Blow Out (1981)

Blow Out (1981)

“I think you’ve got a tape, Jack — and I think it’s the real thing.”

A sound recordist (John Travolta) who accidentally records a car crashing into a river rescues a young woman (Nancy Allen) from drowning, but is asked to cover up his heroics when it turns out the car’s driver was a presidential hopeful (and Allen a prostitute). Soon Travolta becomes obsessed with sharing his audio evidence that the car tire’s blow-out was from a bullet shot, and that the politician’s death was anything but an accident — but the killer (John Lithgow) behind the plot wants to get rid of all witnesses.

Genres, Themes, Actors, and Directors:

  • Amateur Sleuths
  • Brian De Palma Films
  • John Travolta Films
  • Nancy Allen Films
  • Political Conspiracy

Response to Peary’s Review:
Peary writes that this film “allowed Brian De Palma to combine his obsessions with the Kennedy assassination-conspiracy, the themes of Antonioni’s Blow-Up, and the visual style of Hitchcock.” He notes that the “first half of the picture is prime De Palma, but then the picture becomes bogged down with self-conscious camera work”, and he adds that at least “if you don’t care about the characters, you’ll be intrigued by the editing in the final sequence.” I’m in agreement with Peary’s tepid assessment of this atmospherically shot (by DP Vilmos Zsigmond) but disappointing thriller in which De Palma “refuses to develop Allen’s character” — or more accurately, fails to provide her with much of a meaningful presence other than as a bubble-headed foil. Travolta’s character comes across much better, and his lengthy audio-investigation sequence is impressively shot:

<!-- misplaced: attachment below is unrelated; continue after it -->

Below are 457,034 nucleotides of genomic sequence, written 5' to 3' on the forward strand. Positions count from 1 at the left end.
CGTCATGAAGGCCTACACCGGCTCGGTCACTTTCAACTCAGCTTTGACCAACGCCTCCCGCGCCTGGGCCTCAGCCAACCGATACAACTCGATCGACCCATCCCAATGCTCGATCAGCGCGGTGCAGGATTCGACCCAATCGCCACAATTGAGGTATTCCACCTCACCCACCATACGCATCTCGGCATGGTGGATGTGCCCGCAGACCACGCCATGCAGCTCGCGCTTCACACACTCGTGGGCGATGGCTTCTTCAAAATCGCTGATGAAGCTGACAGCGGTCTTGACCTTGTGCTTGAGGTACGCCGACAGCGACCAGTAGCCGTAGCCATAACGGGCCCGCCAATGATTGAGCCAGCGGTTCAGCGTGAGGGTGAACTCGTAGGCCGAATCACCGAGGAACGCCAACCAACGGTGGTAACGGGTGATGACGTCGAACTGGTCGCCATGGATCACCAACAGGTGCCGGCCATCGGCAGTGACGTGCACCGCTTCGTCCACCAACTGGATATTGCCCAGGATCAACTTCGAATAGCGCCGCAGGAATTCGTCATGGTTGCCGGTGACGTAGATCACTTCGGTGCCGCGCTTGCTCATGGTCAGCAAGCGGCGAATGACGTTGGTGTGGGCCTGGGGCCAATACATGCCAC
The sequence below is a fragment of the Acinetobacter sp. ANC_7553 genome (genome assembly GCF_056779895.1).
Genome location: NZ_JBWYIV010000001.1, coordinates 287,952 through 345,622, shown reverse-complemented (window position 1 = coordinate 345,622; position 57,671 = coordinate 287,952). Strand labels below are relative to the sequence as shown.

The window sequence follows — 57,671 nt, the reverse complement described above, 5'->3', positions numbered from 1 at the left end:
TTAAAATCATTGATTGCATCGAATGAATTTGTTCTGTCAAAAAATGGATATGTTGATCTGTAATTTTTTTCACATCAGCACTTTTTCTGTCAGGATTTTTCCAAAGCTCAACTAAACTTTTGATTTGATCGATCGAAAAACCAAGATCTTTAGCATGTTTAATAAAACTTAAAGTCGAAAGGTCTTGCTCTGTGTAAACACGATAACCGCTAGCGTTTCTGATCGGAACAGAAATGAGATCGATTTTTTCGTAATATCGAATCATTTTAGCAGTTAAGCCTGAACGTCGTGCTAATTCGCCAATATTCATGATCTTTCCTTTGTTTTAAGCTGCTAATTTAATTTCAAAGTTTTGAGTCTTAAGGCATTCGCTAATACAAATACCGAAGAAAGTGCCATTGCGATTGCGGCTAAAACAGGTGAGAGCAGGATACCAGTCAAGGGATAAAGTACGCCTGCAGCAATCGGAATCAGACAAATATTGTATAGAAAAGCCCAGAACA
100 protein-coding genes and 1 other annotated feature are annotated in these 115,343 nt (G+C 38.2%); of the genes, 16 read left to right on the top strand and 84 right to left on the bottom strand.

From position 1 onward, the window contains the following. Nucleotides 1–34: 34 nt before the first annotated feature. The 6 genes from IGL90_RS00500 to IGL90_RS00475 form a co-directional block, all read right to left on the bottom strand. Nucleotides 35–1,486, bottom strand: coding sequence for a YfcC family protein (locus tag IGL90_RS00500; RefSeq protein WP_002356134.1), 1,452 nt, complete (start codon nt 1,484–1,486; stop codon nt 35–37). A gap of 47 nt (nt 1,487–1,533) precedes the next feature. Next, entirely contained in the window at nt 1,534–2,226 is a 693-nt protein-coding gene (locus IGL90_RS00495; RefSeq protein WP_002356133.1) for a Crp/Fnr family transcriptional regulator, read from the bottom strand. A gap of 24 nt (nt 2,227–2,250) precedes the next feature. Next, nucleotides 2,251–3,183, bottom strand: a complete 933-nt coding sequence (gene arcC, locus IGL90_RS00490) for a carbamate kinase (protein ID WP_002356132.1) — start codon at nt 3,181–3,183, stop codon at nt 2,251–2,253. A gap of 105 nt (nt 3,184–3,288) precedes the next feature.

… but it’s not enough to redeem this film over-all as must-see.

Note: It was interesting watching this hour-long discussion between De Palma and Noah Baumbauch about the making of Blow Out, and hearing De Palma describe movies in this way:

“We create illusions for you to fall in love with. That’s something totally unique to cinema: beautiful women doing unusual, interesting, exciting things. We follow them, we look at them, and we get involved with them. It’s one of the basic tools of movies… It’s a gun and a girl. With a gun, when’s somebody going to fire it? With a girl, when’s somebody going to undress it?” (bold mine)

If “girls” (not women) are viewed simply as beautiful objects for audience members to watch and enjoy, it’s no wonder that Allen (De Palma’s wife at the time) — as well as the other females in this film — come across literally as pretty pawns in the bloody proceedings. Thank goodness Travolta is such a sympathetic male character.

Redeeming Qualities and Moments:

  • John Travolta as Jack
  • Atmospheric cinematography
  • Fine location shooting in Philadelphia
  • Must See?
    No, though it’s worth a one time look.


    4 thoughts on “Blow Out (1981)

    1. ⭐️⭐️⭐️1/2 out of ⭐️⭐️⭐️⭐️

      Exceptional thriller only let down by the crushing ending; otherwise superb and arguably Travolta’s best performance. Not a significant film in any historical sense so not must see, but highly recomended.

    2. Not must-see but it’s a nice attempt at the theme of ‘the cover-up’ – esp. the political cover-up. (I happen to be fascinated by such cover-ups. Imagine how many there have been throughout time… even recently… and how many will continue to happen.)